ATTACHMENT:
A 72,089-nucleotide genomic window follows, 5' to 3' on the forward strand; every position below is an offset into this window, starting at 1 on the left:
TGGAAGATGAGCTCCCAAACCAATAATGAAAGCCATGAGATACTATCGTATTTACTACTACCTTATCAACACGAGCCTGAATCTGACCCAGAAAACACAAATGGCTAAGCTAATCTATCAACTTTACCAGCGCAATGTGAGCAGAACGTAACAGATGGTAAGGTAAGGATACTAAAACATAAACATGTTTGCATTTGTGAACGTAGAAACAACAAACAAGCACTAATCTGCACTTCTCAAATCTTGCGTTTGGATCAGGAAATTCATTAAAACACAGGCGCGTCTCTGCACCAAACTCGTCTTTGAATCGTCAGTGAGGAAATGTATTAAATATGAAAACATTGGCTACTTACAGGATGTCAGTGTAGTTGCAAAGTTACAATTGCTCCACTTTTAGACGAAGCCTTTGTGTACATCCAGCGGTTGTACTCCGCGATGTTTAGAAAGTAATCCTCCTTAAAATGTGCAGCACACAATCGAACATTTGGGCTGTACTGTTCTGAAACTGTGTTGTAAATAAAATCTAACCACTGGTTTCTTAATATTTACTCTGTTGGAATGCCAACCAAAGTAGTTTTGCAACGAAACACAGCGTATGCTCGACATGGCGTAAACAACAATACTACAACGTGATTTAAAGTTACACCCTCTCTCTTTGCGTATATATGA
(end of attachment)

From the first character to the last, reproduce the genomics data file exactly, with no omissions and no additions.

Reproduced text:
A 72,089-nucleotide genomic window follows, 5' to 3' on the forward strand; every position below is an offset into this window, starting at 1 on the left:
TGGAAGATGAGCTCCCAAACCAATAATGAAAGCCATGAGATACTATCGTATTTACTACTACCTTATCAACACGAGCCTGAATCTGACCCAGAAAACACAAATGGCTAAGCTAATCTATCAACTTTACCAGCGCAATGTGAGCAGAACGTAACAGATGGTAAGGTAAGGATACTAAAACATAAACATGTTTGCATTTGTGAACGTAGAAACAACAAACAAGCACTAATCTGCACTTCTCAAATCTTGCGTTTGGATCAGGAAATTCATTAAAACACAGGCGCGTCTCTGCACCAAACTCGTCTTTGAATCGTCAGTGAGGAAATGTATTAAATATGAAAACATTGGCTACTTACAGGATGTCAGTGTAGTTGCAAAGTTACAATTGCTCCACTTTTAGACGAAGCCTTTGTGTACATCCAGCGGTTGTACTCCGCGATGTTTAGAAAGTAATCCTCCTTAAAATGTGCAGCACACAATCGAACATTTGGGCTGTACTGTTCTGAAACTGTGTTGTAAATAAAATCTAACCACTGGTTTCTTAATATTTACTCTGTTGGAATGCCAACCAAAGTAGTTTTGCAACGAAACACAGCGTATGCTCGACATGGCGTAAACAACAATACTACAACGTGATTTAAAGTTACACCCTCTCTCTTTGCGTATATATGA